Here, the state’s compelling interest is shielding children from parental abuse. R.S. v. State, 459 N.W.2d 680, 689 (Minn. 1990). A parent who has had his or her parental rights involuntarily terminated has been adjudicated as posing a threat to the child now and into the future. See S.Z., 547 N.W.2d at 893. Generally speaking, the best evidence of how a parent will treat one child is how a parent has treated other children. Id. Consistent with strict scrutiny, the state may, as parens patriae, invoke its power to protect children “if it appears that parental decisions will jeopardize the health or safety of the child, or have a potential for significant social burdens.” Yoder, 406 U.S. at 233-34, 92 S. Ct. at 1542. Applying these standards, we hold that the statutory presumption furthers the compelling state interest of protecting children, such as M.T., from parents who have previously been found to be abusive to, or neglectful of, their children. Thus, the first prong of the strict scrutiny analysis is satisfied.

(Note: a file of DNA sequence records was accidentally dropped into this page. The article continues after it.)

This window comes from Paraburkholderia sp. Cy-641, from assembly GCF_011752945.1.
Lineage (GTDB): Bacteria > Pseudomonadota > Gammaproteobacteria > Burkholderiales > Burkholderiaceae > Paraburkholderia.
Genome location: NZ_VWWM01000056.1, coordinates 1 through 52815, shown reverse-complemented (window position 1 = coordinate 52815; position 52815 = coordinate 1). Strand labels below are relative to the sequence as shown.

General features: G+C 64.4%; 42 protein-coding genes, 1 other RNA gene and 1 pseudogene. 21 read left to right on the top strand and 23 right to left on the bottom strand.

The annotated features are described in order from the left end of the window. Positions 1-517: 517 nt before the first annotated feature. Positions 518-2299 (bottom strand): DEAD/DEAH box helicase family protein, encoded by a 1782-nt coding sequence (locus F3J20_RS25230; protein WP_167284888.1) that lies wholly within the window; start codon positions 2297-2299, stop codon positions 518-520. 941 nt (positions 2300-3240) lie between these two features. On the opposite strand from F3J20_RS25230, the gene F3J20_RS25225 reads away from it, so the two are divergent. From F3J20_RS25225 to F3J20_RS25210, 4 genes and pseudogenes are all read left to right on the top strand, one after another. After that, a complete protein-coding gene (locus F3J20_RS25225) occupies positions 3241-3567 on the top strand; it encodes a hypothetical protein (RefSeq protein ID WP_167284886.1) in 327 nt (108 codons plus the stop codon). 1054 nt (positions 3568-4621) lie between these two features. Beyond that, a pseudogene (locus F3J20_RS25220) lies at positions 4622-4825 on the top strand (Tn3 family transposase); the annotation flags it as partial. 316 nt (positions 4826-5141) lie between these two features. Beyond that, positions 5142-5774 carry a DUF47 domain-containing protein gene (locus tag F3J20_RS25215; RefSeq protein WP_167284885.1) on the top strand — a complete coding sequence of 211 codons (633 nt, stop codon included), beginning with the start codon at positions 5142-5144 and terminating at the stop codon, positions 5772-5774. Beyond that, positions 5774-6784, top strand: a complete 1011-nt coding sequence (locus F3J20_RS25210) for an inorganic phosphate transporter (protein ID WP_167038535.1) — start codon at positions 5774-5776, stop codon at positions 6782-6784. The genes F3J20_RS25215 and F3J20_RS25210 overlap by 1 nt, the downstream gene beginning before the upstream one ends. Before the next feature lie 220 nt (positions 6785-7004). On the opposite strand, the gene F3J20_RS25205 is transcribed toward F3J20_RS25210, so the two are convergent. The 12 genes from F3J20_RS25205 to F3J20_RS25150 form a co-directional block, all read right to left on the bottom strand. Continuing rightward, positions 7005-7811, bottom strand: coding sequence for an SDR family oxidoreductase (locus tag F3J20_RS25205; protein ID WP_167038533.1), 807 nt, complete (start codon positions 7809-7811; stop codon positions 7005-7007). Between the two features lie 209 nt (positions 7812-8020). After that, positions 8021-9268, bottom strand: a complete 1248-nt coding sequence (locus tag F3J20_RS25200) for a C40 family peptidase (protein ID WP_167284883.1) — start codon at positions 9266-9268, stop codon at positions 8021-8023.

Furthermore, the statute is narrowly tailored to meet the state’s compelling interest in protecting children from abuse, meeting the second prong of the strict scrutiny analysis. The statutory presumption of palpable unfitness applies only to parents who previously have had their parental rights involuntarily terminated. Unlike parents who voluntarily terminate their parental rights, parents who have had their parental rights involuntarily terminated have been adjudicated to pose a continuing threat to the safety of their children. Therefore, the presumption only reaches people who have already demonstrated the potential to abuse or neglect their children.
We conclude that, because section 260C.301, subdivision 1(b)(4), is narrowly tailored to meet a compelling state interest, the statutory presumption of palpable unfitness does not violate substantive due process rights.